It’s easy to lie with statistics. This is a well-worn truth (or at least something that is generally believed to be true). One popular way to do this is to compare two different things. Ideally, you try to arrange to compare two things that look similar, even if they really aren’t.
Take, for example, the recent public unions debates in Wisconsin. Without judging the merits of unions (such judgments are not our purpose in this blog), some of the statistics being shot around were highly suspect. For example, some people were quoting data that said that teachers are paid more (on the average) than the average person in the country. This is probably true, but it’s not a very useful comparison because the populations in question don’t match very well. Teachers are almost certainly more educated than the average employed individual in the US, for a start. Expecting them to make no more than someone working a job that requires only a high-school diploma is unrealistic. (This isn’t to denigrate those jobs by any means; they’re very important and I’m thankful that people do them. But the reality is that they get paid less than jobs that require more training, at least under our current system.) Other factors one needs to consider are things like time in the current profession. (Are teachers more or less likely to have more experience than the average worker? I honestly don’t know, but it surely matters for comparisons of pay.) In order to make a valid comparison, you need to control for as many of these factors as you can. In general, you can’t control for every single factor, but to just blithely compare two very different populations and attempt to infer conclusions is reckless at best. At worst, it’s intentionally misleading.
Incidentally, attempts to control for these factors suggests that teachers make around 5% less than private sector workers with comparable backgrounds. You’re welcome to question the source of the study; it doesn’t appear to be as neutral as I’d like to see when making a policy decision. And you’re also welcome to feel that 5% isn’t enough difference to worry about. But this suggests that the teacher are not as over-paid as commentators have claimed, once you compare them to a more equivalent sample.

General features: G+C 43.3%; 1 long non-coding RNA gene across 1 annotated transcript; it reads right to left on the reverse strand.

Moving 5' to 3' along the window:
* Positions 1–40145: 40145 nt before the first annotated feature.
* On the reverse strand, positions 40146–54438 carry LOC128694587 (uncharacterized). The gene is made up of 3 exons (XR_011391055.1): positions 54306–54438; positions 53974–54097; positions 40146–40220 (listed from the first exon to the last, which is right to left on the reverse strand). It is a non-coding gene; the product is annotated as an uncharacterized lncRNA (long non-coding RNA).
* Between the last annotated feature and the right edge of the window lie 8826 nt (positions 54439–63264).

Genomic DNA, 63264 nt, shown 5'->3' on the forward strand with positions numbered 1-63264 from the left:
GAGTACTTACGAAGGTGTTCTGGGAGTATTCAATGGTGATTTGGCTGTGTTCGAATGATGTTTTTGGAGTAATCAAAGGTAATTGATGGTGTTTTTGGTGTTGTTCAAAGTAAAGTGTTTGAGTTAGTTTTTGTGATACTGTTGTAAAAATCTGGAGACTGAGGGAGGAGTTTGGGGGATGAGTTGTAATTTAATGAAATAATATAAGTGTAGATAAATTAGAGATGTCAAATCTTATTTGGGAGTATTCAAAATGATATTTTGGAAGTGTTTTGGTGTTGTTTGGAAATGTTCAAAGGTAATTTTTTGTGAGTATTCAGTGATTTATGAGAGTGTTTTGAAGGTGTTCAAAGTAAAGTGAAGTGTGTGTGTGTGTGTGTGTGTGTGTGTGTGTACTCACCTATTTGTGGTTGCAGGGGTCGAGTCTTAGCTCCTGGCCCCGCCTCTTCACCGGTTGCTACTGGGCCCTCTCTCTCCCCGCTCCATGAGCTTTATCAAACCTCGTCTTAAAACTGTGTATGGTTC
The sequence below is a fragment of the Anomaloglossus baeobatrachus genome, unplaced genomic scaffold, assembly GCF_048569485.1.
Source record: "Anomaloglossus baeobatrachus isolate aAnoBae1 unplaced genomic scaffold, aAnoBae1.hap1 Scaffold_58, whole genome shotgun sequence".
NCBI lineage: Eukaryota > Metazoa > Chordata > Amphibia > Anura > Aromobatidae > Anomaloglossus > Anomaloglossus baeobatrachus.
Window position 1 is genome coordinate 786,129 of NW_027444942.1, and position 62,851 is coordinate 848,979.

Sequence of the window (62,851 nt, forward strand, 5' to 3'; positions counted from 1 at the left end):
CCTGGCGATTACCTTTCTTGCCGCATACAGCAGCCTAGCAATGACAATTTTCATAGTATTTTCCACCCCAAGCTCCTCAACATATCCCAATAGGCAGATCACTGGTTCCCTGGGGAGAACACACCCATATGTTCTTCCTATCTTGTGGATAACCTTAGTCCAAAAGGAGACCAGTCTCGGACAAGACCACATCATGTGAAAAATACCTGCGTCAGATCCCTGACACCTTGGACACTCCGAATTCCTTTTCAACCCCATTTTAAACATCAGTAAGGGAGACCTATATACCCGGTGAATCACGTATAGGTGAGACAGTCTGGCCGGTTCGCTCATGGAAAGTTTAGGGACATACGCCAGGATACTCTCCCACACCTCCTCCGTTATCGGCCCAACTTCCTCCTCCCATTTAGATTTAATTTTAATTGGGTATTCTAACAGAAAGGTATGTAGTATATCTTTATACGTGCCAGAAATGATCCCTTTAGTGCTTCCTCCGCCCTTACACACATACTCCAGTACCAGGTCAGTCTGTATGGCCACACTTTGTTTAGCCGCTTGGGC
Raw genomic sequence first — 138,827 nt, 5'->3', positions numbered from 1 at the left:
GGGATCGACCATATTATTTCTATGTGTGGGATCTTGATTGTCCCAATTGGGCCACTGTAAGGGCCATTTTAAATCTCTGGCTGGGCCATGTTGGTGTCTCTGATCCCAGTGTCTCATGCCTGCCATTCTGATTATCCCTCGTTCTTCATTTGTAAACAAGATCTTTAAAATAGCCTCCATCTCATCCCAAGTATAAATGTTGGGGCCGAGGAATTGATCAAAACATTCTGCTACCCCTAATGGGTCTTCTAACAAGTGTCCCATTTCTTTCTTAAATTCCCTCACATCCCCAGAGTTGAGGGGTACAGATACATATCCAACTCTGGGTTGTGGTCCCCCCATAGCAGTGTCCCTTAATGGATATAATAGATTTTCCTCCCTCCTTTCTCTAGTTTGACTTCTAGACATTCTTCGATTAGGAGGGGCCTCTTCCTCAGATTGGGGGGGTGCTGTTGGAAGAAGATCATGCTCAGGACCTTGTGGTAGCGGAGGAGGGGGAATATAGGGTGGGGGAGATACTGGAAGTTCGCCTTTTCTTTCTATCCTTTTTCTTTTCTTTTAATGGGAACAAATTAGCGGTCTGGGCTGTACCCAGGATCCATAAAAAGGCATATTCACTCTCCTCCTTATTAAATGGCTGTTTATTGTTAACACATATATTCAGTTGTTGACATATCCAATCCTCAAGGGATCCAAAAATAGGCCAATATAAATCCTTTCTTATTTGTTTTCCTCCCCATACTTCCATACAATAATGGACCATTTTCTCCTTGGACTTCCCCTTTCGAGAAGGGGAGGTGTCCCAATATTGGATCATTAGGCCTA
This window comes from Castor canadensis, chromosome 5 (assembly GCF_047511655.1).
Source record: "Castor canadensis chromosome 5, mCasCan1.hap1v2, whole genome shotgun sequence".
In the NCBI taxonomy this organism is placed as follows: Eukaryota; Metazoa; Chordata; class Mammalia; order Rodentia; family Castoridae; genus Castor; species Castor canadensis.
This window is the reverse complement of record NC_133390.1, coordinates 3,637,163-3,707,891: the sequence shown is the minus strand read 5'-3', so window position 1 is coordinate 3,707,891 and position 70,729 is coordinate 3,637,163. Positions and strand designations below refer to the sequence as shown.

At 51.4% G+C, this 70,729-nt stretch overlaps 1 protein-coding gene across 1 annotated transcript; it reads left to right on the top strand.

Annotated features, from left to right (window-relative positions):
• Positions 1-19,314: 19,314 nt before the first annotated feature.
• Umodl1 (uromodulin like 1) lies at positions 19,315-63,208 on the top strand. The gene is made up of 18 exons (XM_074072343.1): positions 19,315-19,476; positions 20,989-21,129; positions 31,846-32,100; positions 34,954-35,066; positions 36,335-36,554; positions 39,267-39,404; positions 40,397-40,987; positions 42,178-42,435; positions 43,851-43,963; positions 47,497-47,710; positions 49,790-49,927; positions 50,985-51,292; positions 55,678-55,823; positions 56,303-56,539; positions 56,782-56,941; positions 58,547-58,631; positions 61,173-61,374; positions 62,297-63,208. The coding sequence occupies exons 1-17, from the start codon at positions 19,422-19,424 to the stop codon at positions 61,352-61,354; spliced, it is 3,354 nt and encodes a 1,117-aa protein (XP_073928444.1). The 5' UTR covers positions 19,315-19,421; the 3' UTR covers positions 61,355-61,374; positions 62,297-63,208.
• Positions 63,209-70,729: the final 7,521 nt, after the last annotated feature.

Another example I heard recently was on The Daily Show. Rand Paul was on and he claimed that the richest 1% of Americans pay 30% of our total income taxes and therefore are doing more than their fair share. Seems pretty striking, doesn’t it? One percent of us paying 30%? Wait a minute, though: if they’re the richest 1%, they should surely be paying more than the average since they, by definition, are richer than average. Even with a flat tax rate (rather than the progressive tax rate we nominally have), that’s to be expected. So the question is, how much do the richest 1% own? The answer apparently is around 35% of the wealth in this country. Oh, dear. That means that they’re underpaying their taxes relative to you and I. (I’ll assume that you’re in the poorest 99%, like I am.) In fact, that means that our actual, effective tax rate is regressive: the rich appear to be paying lower rates than the poor. (There are a number of reasons to think this is true just based on various loopholes in the tax code, of course. For one thing, capital gains are taxed at a lower rate than their income would require otherwise.)
This is not meant to judge the tax rates or who should pay how much. That debate ultimately requires judgments that go beyond simple facts into philosophy and ethics. But to get to that point, we need data that tells us what’s really going on. Tossing out misleading facts may help you win the argument, but it doesn’t really help craft a truly informed policy. Part of telling the truth means comparing apples to apples. Only then can people judge your case for themselves, and that should be the goal.